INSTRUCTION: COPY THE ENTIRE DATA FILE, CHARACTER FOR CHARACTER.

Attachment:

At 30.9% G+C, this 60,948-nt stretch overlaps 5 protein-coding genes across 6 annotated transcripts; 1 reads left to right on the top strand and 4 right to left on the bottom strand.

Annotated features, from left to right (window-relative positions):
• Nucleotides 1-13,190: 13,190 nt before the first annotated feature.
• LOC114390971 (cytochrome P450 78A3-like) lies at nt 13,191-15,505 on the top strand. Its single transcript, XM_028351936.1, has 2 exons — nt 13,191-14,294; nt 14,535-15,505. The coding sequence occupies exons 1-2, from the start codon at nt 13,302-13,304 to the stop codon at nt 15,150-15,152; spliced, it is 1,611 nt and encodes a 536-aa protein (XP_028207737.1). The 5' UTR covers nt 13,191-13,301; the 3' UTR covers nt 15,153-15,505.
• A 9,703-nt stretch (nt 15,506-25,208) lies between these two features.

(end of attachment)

At 30.9% G+C, this 60,948-nt stretch overlaps 5 protein-coding genes across 6 annotated transcripts; 1 reads left to right on the top strand and 4 right to left on the bottom strand.

Annotated features, from left to right (window-relative positions):
• Nucleotides 1-13,190: 13,190 nt before the first annotated feature.
• LOC114390971 (cytochrome P450 78A3-like) lies at nt 13,191-15,505 on the top strand. Its single transcript, XM_028351936.1, has 2 exons — nt 13,191-14,294; nt 14,535-15,505. The coding sequence occupies exons 1-2, from the start codon at nt 13,302-13,304 to the stop codon at nt 15,150-15,152; spliced, it is 1,611 nt and encodes a 536-aa protein (XP_028207737.1). The 5' UTR covers nt 13,191-13,301; the 3' UTR covers nt 15,153-15,505.
• A 9,703-nt stretch (nt 15,506-25,208) lies between these two features.